In simple terms, nonprofits should not be afraid of risk, as the acceptance of risk offers the prospect of reward.
Risk is why we invest our hard-earned cash in risky things like property and the stock market, instead of leaving it in the bank. Our risk appetite is a reflection of a combination of our real-world circumstances, and the degree of risk we are willing to take to achieve our goals.
Almost all of us face these considerations – for example when thinking about our superannuation investment choices we consider our age, employment security, debt/savings status, dependents, partner status and savings goals. We then make intentional choices about the amount of risk we are willing to take.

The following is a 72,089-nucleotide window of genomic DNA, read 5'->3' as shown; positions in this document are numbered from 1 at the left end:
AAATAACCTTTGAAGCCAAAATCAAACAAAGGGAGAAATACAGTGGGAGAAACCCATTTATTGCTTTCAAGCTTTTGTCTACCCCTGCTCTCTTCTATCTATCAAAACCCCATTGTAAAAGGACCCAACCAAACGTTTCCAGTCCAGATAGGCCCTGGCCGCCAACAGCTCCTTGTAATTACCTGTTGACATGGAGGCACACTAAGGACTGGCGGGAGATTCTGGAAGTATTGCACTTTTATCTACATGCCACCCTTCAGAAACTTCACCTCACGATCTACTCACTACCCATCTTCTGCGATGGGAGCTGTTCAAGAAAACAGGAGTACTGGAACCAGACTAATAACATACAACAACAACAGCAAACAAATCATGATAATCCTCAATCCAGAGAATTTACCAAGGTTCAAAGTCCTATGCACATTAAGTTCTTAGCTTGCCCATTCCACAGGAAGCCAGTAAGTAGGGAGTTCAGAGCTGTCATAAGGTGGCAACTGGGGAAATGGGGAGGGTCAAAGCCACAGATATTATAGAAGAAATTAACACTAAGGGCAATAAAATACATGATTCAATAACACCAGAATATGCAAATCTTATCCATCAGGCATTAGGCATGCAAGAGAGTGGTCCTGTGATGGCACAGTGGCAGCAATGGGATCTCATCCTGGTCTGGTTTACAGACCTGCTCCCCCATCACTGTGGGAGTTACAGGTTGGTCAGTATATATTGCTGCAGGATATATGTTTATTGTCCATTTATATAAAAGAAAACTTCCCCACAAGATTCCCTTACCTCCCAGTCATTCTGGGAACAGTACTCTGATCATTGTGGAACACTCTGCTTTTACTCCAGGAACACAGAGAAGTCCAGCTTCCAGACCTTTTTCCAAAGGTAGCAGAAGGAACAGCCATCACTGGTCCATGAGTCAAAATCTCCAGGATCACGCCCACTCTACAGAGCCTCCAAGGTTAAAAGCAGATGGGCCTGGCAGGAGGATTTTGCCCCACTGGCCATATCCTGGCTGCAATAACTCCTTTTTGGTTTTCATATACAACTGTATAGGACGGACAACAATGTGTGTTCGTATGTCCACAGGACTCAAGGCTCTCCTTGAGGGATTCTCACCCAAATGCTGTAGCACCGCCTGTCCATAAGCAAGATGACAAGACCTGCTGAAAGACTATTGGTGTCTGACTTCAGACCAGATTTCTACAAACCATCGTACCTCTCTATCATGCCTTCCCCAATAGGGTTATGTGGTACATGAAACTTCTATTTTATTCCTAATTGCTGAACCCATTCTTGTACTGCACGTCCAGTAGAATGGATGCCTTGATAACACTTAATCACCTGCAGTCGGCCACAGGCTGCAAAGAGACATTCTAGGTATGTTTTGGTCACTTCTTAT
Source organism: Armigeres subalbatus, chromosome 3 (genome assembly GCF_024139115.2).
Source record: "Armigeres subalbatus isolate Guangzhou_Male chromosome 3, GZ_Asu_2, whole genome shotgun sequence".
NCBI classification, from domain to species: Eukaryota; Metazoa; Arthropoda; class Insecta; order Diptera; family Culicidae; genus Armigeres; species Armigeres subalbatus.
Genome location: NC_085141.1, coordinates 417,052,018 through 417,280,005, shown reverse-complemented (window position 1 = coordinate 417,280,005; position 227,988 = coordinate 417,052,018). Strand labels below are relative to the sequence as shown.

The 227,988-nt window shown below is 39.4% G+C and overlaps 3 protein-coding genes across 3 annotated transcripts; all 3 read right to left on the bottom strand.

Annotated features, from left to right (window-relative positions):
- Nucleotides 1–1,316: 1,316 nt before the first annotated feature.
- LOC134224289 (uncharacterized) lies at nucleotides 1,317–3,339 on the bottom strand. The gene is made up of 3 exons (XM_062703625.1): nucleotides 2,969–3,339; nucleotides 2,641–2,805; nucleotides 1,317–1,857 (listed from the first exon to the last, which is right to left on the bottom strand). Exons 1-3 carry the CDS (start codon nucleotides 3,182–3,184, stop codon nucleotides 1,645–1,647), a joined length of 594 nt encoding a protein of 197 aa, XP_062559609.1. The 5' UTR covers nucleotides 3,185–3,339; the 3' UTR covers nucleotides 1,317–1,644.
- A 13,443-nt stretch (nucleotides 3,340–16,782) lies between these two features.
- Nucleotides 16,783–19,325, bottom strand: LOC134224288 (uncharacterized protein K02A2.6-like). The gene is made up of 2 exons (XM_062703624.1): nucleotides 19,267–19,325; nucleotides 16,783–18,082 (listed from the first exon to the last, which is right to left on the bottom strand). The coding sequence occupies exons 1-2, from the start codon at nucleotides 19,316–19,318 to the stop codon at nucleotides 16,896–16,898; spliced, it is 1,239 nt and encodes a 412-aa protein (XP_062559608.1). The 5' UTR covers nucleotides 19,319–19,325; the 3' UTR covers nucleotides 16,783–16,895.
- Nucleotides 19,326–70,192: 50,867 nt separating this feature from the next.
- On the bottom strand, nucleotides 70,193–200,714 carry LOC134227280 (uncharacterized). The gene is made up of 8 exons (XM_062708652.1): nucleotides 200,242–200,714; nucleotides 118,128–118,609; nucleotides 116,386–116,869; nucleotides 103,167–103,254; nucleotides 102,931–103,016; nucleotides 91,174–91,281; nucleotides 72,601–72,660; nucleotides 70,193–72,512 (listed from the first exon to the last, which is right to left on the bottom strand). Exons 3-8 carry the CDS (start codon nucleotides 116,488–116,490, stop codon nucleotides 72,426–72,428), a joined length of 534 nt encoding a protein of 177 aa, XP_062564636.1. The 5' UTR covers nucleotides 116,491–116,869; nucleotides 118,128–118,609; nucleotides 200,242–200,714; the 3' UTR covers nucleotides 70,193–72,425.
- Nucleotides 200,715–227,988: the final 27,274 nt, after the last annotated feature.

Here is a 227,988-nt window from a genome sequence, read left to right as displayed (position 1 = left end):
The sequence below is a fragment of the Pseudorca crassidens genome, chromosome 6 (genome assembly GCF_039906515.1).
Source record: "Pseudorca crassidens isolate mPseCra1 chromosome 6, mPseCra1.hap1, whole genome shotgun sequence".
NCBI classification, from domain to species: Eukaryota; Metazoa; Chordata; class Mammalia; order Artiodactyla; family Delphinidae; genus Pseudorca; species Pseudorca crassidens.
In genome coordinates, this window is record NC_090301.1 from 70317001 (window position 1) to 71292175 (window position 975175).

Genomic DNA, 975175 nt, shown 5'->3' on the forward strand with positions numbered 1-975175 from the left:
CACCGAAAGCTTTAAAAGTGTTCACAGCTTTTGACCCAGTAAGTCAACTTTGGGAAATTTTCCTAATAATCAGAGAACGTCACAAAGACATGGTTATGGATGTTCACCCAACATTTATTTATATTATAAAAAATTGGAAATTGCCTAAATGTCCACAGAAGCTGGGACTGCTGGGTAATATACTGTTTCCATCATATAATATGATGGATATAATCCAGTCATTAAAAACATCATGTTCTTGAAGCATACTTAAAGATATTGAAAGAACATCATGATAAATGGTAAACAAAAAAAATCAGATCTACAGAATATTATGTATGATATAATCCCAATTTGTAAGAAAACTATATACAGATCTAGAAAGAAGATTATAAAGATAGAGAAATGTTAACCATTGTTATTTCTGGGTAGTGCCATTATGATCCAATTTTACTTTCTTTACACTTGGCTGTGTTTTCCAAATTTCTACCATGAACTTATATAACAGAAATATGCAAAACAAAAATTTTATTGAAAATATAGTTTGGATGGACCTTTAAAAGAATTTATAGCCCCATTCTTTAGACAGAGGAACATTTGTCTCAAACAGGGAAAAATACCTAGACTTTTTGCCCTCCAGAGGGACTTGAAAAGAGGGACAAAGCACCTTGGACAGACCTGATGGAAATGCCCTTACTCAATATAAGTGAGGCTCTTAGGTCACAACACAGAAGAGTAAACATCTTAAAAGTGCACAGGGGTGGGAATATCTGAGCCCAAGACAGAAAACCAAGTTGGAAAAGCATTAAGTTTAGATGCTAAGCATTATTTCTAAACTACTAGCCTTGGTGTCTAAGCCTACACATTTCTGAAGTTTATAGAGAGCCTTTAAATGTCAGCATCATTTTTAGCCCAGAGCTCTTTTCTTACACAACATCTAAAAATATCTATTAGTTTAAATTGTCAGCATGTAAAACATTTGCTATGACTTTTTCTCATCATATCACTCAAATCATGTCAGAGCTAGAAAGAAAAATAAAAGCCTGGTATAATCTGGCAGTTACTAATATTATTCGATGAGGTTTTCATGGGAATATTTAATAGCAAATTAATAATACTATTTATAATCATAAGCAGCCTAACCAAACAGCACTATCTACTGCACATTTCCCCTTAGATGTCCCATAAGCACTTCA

Nonprofits are in the same situation. They face complex risk environments.
In this blog post I’m not addressing the standard processes of assessing and mitigating operational risks – it’s assumed that the reader is aware of risk management basics and the need to get these up and running in their enterprise.
What I’m interested in is the way nonprofits are held back in the digital space by a failure to adopt an opportunity risk stance. Specifically, I’m interested in understanding what the barriers are, and how nonprofits might overcome these blockers and drive digital disruption instead of themselves being disrupted.